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Fallen Stock

Volume 402: debated on Thursday 3 April 2003

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If she will make a statement on the disposal of fallen stock on farms. [106687]


What assessment she has made of the financial impact of the new fallen stock regulations. [106688]


What recent representations she has received regarding the disposal of fallen stock. [106690]

I have received a number of representations expressing concerns about introducing the new rules on the disposal of fallen stock. That will clearly have a financial impact on farmers, and the Government continue our dialogue with the industry about introducing a national fallen stock collection and disposal scheme as the best way of addressing those concerns.

I should declare an interest as a farmer, although I own no stock. What has the Secretary of State got against farmers? This measure will mean that the disposal of a dead sheep may cost more the value of a live beast. It is unscientific and illogical. Will the Government now ban the burial of human corpses?

The hon. Gentleman says that the measure is unscientific, but the basic regulations were put in place precisely as a result of a report from the EU Scientific Committee. They have been extensively discussed across the EU, and there is general agreement that they are desirable. I reject utterly the suggestion that the Government are in some way attempting to penalise farmers. After all, we are not required to put Government resources behind the scheme that we propose to adopt to try to form the basis of a national scheme, but we have done so.

Will the Minister confirm that, last year, DEFRA was given a report by an independent scientist, showing that biodigestion is a very useful alternative technology in dealing with fallen stock, as it is biosecure and environmentally friendly? What discussions has she had with the European Commission in respect of including that method of disposal among the approved options?

I am aware that the hon. Lady and, indeed, some of her colleagues have raised that issue, and I accept that it does sound interesting. Unfortunately, it is illegal at present, but I am conscious of the interest in the proposals to which she refers, and she will like to know that we have referred them to the scientific authorities in the EU for consideration. However, we cannot pursue that option at present.

The Secretary of State may wish to be aware that many Suffolk livestock farmers in my constituency believe that information from her Department on the change to the fallen stock regime has been both unhelpful and unclear. In the light of that, has she worked out a mode of enforcement for the new regime, and, if so, will she publish it?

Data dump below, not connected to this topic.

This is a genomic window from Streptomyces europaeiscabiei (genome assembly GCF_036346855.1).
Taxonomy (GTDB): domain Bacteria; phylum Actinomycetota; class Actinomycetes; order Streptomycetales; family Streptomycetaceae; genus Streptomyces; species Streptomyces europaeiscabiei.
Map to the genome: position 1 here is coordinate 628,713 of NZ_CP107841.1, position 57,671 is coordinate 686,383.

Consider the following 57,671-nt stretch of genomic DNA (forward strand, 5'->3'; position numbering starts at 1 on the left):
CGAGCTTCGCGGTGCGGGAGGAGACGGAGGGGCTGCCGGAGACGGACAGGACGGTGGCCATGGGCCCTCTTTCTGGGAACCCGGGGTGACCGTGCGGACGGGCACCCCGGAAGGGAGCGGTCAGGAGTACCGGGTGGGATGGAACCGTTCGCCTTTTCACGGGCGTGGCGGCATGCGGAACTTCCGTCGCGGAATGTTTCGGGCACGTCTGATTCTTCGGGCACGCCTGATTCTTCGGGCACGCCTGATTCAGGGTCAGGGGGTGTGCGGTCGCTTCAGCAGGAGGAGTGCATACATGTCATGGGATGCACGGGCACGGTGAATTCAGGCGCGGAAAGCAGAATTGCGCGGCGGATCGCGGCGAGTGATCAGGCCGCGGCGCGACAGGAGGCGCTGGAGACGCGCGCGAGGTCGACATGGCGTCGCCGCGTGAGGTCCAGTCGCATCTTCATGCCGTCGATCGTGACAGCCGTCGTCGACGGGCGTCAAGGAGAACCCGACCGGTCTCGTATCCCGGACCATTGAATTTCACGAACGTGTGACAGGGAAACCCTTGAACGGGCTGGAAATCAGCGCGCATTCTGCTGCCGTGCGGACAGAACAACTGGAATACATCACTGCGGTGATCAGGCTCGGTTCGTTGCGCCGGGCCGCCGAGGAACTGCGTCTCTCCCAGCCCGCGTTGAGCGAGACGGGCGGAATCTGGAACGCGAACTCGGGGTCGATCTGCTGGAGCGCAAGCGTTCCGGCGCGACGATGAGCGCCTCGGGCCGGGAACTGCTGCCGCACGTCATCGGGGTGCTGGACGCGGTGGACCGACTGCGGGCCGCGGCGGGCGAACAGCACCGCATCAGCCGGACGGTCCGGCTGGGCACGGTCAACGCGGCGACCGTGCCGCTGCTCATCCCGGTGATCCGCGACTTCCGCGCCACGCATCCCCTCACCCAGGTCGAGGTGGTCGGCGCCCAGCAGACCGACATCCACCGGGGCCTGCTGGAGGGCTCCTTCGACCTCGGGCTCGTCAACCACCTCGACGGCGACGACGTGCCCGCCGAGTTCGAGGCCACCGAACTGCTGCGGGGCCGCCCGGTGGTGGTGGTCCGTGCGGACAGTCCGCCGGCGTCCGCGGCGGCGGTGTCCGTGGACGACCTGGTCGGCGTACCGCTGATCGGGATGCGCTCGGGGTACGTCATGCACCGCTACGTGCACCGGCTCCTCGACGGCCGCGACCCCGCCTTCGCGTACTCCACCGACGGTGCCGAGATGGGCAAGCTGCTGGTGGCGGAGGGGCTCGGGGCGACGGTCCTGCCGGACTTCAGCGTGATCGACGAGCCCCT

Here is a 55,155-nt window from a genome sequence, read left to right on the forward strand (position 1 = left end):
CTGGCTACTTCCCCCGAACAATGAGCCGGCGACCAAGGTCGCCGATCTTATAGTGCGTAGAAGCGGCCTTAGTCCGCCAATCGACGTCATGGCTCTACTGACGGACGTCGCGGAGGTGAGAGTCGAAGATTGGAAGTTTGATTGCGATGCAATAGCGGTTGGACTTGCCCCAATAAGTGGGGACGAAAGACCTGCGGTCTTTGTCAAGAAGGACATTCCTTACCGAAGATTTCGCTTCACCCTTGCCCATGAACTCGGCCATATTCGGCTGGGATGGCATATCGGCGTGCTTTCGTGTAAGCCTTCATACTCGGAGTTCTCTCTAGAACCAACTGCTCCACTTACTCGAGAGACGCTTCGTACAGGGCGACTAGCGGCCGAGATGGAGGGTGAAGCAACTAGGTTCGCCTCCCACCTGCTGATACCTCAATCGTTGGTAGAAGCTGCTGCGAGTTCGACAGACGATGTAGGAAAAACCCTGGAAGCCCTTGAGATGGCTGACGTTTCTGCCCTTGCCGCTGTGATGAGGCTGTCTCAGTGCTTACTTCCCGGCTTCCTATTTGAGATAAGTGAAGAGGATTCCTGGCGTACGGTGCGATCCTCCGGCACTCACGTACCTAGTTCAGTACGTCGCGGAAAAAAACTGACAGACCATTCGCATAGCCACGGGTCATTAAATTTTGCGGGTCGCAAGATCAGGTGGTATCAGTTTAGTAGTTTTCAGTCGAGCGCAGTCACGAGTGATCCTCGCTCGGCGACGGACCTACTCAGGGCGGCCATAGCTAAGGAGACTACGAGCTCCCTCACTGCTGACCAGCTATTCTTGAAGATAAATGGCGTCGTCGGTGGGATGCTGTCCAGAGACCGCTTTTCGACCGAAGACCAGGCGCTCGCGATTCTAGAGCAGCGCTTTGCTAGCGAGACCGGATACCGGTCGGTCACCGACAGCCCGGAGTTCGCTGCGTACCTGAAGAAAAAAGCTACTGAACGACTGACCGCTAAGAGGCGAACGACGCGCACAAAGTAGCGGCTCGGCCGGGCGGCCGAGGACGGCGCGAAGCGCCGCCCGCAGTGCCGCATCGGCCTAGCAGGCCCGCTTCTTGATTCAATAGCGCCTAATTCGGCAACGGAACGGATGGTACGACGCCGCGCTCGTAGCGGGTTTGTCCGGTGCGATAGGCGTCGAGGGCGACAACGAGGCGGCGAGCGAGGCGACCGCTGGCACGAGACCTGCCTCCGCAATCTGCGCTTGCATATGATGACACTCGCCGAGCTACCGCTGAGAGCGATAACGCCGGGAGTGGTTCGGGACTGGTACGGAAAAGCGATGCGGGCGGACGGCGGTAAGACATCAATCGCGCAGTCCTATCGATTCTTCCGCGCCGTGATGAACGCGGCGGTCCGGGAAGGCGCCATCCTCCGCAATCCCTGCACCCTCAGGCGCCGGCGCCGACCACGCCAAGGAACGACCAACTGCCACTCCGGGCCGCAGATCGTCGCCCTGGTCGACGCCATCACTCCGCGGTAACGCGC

I shall begin where the hon. Gentleman ended. Enforcement is, of course, a matter for local authorities, which enforce regulations of that kind, but I am sorry to hear that individual farmers find the existing guidance less clear than they would wish. We will be writing shortly to all farmers about the new rules and what they need to do to meet them, and we intend to include proposals for a national helpline, as well as arrangements for a voluntary subscription scheme.

On-farm incineration is a legal alternative for the disposal of fallen stock. When does my right hon. Friend intend to issue the information and guidance for farmers about the use of on-farm incineration?

I believe that some information and guidance is already on the DEFRA website. We are certainly mindful of the fact that, as my hon. Friend will know, there is substantial availability of such incineration capacity, but it has to meet the required standards, and we will work with the industry to ensure that that is the case during the next few months.

Is the Secretary of State aware that many hon. Members feel that on-farm disposal is the most environmentally sound option? Will she say a little more about encouraging biodigestion or on-farm incineration, so that we do not see lorries travelling up and down the country collecting fallen farm stock at huge cost to individual farmers and with environmental costs to the whole country? Will she take this opportunity to rule out any further Government move to end woodland burials or the burial of pets in gardens?

The hon. Gentleman's final point takes us down a slight sidetrack, so I shall return to the main point that he makes. It is valid to say that people will be concerned and that we should be concerned about the biosecurity implications of transport. Equally, as he raised the issue of costs, I say to him that the national collection and disposal Industry has come forward with proposals to the Government for what it believes will be a very sound operational scheme. It has identified the fact that it believes that there could be a substantial reduction in costs if such a scheme were fully utilised.